The Asian Currency Crises
Combines each of these skills and adds one final component: research. The purpose of your research paper is to create and defend a unique thesis statement through the synthesis of several different sources.
Ask hard questions—Instead of asking, “What is a pirate?” ask “Why are pirates popular today?” or “How have pirates impacted the development of a culture?” As you do research, you’ll find more of these interesting questions. Through synthesizing sources, you will come across questions that may have never been answered before. Remember, hard questions lead to solid thesis statements.
Argue a point—Convince the reader that your thesis statement is correct. Generally, this involves risk—you may not know everything about the subject. However, research will help you defend your thesis. Remember, others do not need to agree with your point—just make sure you have one and back it up with evidence.
Act as an authority—You’ve done the research. You know your sources better than most others. Because of this, you have the power to draw connections between ideas and create something that other people may have never considered before. Don’t use phrases like “I think” or “I feel.” Write in a way that lets the reader know you stand with your thesis.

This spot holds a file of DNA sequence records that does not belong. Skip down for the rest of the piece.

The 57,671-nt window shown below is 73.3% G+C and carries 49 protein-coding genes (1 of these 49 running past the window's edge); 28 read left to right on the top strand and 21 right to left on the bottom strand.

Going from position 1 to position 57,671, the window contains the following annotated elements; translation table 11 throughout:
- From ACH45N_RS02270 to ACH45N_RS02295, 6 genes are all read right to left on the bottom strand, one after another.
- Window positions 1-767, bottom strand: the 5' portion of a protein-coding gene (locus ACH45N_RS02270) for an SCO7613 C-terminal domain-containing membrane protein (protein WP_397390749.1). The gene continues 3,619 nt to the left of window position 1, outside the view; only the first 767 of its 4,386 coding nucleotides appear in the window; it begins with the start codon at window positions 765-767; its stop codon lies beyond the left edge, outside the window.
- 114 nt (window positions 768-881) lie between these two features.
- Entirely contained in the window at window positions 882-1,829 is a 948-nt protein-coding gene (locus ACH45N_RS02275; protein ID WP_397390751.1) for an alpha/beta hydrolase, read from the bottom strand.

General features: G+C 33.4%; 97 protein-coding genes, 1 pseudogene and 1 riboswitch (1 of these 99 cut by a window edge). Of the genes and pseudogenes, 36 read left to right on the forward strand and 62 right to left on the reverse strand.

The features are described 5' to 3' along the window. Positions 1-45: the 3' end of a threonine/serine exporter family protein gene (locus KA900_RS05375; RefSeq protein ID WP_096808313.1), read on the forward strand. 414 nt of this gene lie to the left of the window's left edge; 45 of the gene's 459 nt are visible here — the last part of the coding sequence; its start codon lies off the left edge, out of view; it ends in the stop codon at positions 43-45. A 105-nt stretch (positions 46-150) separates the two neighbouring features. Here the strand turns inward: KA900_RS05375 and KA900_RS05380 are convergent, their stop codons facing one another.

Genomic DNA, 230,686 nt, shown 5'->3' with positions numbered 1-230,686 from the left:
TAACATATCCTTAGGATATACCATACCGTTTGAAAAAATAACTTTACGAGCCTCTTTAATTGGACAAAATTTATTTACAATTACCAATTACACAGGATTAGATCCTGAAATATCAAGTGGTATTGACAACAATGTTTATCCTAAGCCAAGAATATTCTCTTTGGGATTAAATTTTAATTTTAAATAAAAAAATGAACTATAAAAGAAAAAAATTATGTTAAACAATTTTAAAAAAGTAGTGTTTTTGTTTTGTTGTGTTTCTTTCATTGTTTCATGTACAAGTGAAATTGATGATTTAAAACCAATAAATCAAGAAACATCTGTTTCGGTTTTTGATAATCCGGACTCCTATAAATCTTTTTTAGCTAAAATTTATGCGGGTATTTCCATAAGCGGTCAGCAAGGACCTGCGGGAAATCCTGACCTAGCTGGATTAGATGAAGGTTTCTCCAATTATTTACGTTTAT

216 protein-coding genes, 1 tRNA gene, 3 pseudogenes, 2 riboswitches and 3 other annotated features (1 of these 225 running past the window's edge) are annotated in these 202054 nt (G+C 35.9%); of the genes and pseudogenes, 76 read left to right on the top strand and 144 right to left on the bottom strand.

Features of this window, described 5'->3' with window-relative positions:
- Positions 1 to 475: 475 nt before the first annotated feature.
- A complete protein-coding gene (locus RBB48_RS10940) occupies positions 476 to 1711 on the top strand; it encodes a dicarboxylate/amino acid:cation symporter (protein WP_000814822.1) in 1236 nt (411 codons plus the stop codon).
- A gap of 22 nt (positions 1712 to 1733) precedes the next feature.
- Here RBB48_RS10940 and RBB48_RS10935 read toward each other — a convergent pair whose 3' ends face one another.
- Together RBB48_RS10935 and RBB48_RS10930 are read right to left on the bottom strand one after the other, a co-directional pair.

When assigned to write a report or academic essay, instructors often ask students to provide abstracts along with their submissions. An abstract is a concise summary that describes a larger work of writing. These short, powerful statements—usually no more than 250 words in length—provide readers with necessary background information, gives an overview of the author’s thesis and main points, and indicates the manner in which the author will present their argument.
Desired Learning Outcomes:
Concisely summarize a larger work of writing
Identify key words and concepts in an argument
Prepare students for future academic expectations
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